Augusta councilors reject revised plan for storage business at former … – Kennebec Journal and Morning Sentinel

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The would-be developer proposed to purchase much of the run-down shopping center around the old Kmart and invest $9 million in renovations, including new greenspace, but city councilors said the plans wouldn't fit in with the neighborhood.
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Augusta councilors have once again rejected a proposal to turn the former Kmart on Western Avenue in Augusta, seen in May 2022, into a self-storage facility. Joe Phelan/Kennebec Journal file
AUGUSTA — In a split vote, city councilors have once again rejected a much-revised proposal to convert the long-vacant former Kmart building into a self-storage business, spurning a developer’s plan to invest $9 million in a neglected but prominent Western Avenue shopping center.
Councilors on Thursday night shot down the latest effort of Las Vegas-based Patriot Holdings to initiate the process of changing the zoning of the Western Avenue site, where self-storage businesses are not currently allowed. In the 3-to-5 vote, councilors rejected a request to send the matter to the Planning Board to make a recommendation on a proposed contract zone that would allow self-storage as a commercial use at the site.
Councilors who spoke and voted against the latest proposal noted the council had already rejected the proposal multiple times, so asking the Planning Board to review it again and send it back would be a waste of time. Neighbors have told councilors that a self-storage business is not what they want to see at such a prominent spot in their neighborhood.
And they said a storage business isn’t likely to bring more than a couple of jobs with it.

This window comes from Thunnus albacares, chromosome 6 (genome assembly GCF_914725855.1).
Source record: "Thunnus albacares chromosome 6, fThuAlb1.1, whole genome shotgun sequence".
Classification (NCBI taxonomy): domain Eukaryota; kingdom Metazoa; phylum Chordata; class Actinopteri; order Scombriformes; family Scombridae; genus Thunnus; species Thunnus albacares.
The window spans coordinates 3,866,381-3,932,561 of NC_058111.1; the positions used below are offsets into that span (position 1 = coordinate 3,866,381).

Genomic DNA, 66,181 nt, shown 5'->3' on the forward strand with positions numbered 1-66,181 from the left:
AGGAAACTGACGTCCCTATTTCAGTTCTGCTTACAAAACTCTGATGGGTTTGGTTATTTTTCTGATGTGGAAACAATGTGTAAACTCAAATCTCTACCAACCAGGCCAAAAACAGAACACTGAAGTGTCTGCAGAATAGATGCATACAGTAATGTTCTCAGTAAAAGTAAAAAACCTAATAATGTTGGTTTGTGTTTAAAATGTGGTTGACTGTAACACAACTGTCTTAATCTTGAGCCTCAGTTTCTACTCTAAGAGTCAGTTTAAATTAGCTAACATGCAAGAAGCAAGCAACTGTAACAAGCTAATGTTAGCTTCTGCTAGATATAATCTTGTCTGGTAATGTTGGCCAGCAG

“I appreciate the ways you’ve been willing to adjust the plan, but at the heart of the plan is a storage facility, and what I hear from constituents … is storage was the thing that was not wanted at that site,” said At-Large Councilor Stephanie Sienkiewicz, who was elected in November and just started her council term earlier this month.
Sienkiewicz said she lives in the Western Avenue neighborhood and followed the council’s previous consideration of the proposal. “I’ve also read emails from people who live in the neighborhood, concerned this is not the direction they want their neighborhood to move in,” she said.

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The latest plan of developer Tim Wilkins, a founder and owner of Patriot Holdings, was to buy not just the Kmart portion of the Augusta Plaza shopping center, but also all the storefronts next to it, including the current location of a laundromat at the opposite end of the strip of storefronts and invest in renovating those sites as well. He said if councilors approved of the plan they’d buy much of the property and invest a total of $9 million, converting the former Kmart retail site into climate-controlled self-storage, renovating the other spots for potential use by commercial tenants, and adding lighting throughout the property to improve security.
“I understand storage facilities won’t bring jobs to that location, but we’re going to revitalize the whole center,” Wilkins said. “And we’re hoping to bring in a lot of new businesses with the upgrades we’re going to be doing. We have about $9 million in capital expenditures planned, including building out the storage. We’re hoping doing the facelift and really making it a nice new center will bring new businesses, which will bring more jobs to the area. We’re also hoping this kind of kickstarts the whole revitalization of Western (Avenue) in both directions. That’s why we like the project and we like the business model we have.”
They also planned to convert much of the current parking lot area in front of the former Kmart building into park-like greenspace, with benches, and install a covered bus stop in front of the location.
Wilkins said the company would not purchase the site if the city won’t change the zoning allowing for the development.
Ward 3 Councilor Mike Michaud, who voted to send the proposal to the Planning Board, said the changes made by the developer were enough that he thought the city should look at it as a brand new plan. He said no one seemed to express opposition to the plan at a neighborhood meeting the developer held recently, at which the developer listened to the concerns of residents.
Michaud said he’s seen other self-storage businesses located in prominent urban settings elsewhere, including in Portland, which he said fit into those sites. Were it not for the business’ sign, those facilities wouldn’t be recognizable as a storage business, he said.
“A $9 million repurpose to a building that has been vacant for several years would benefit the city,” Michaud said.
Other councilors said the site, which sits in close proximity to the state Capitol complex, could be put to a better use, such as housing.
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